The Legionnaires' disease bacterium, Legionella pneumophila, is a facultative intracellular pathogen that invades and replicates within two evolutionarily distant hosts, free living protozoa and mammalian cells. Invasion and intracellular replication within protozoa are thought to be major factors in the transmission of Legionnaires' disease. We have recently reported the identification of a galactose/N-acetyl-d-galactosamine (Gal/GalNAc) lectin in the protozoan host Hartmannella vermiformis as a receptor for attachment and invasion by L. pneumophila (Venkataraman, C., B.J. Haack, S. Bondada, and Y.A. Kwaik. 1997. J. Exp. Med. 186:537–547). In this report, we extended our studies to the effects of bacterial attachment and invasion on the cytoskeletal proteins of H. vermiformis. We first identified the presence of many protozoan cytoskeletal proteins that were putative homologues to their mammalian counterparts, including actin, pp125FAK, paxillin, and vinculin, all of which were basally tyrosine phosphorylated in resting H. vermiformis. In addition to L. pneumophila–induced tyrosine dephosphorylation of the lectin, bacterial attachment and invasion was associated with tyrosine dephosphorylation of paxillin, pp125FAK, and vinculin, whereas actin was minimally affected. Inhibition of bacterial attachment to H. vermiformis by Gal or GalNAc monomers blocked bacteria-induced tyrosine dephosphorylation of detergent-insoluble proteins. In contrast, inhibition of bacterial invasion but not attachment failed to block bacteria-induced tyrosine dephosphorylation of H. vermiformis proteins. This was further supported by the observation that 10 mutants of L. pneumophila that were defective in invasion of H. vermiformis were capable of inducing tyrosine dephosphorylation of H. vermiformis proteins. Entry of L. pneumophila into H. vermiformis was predominantly mediated by noncoated receptor-mediated endocytosis (93%) but coiling phagocytosis was infrequently observed (7%). We conclude that attachment but not invasion by L. pneumophila into H. vermiformis was sufficient and essential to induce protein tyrosine dephosphorylation in H. vermiformis. These manipulations of host cell processes were associated with, or followed by, entry of the bacteria by a noncoated receptor-mediated endocytosis. A model for attachment and entry of L. pneumophila into H. vermiformis is proposed.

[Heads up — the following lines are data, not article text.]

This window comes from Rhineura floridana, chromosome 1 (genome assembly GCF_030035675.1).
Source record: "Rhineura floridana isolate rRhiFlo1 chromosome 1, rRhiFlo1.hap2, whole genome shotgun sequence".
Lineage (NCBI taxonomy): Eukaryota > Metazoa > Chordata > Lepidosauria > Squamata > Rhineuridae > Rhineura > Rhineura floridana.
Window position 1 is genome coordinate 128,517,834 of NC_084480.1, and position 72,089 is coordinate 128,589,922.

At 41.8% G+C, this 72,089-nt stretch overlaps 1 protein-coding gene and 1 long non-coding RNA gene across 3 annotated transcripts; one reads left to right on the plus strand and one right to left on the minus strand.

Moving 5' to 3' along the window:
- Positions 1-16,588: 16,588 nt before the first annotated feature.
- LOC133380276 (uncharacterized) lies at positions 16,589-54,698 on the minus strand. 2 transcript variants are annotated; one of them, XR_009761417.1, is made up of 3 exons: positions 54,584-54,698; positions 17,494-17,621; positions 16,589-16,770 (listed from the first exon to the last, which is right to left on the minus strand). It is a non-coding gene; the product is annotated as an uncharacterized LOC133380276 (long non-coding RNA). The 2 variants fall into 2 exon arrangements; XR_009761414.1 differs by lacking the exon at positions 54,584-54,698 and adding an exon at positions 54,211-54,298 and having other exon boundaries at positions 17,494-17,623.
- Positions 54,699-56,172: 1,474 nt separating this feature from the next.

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Published in The Journal of Experimental Medicine, v. 188, no. 3, p. 505-514.

© 1998 Rockefeller University Press

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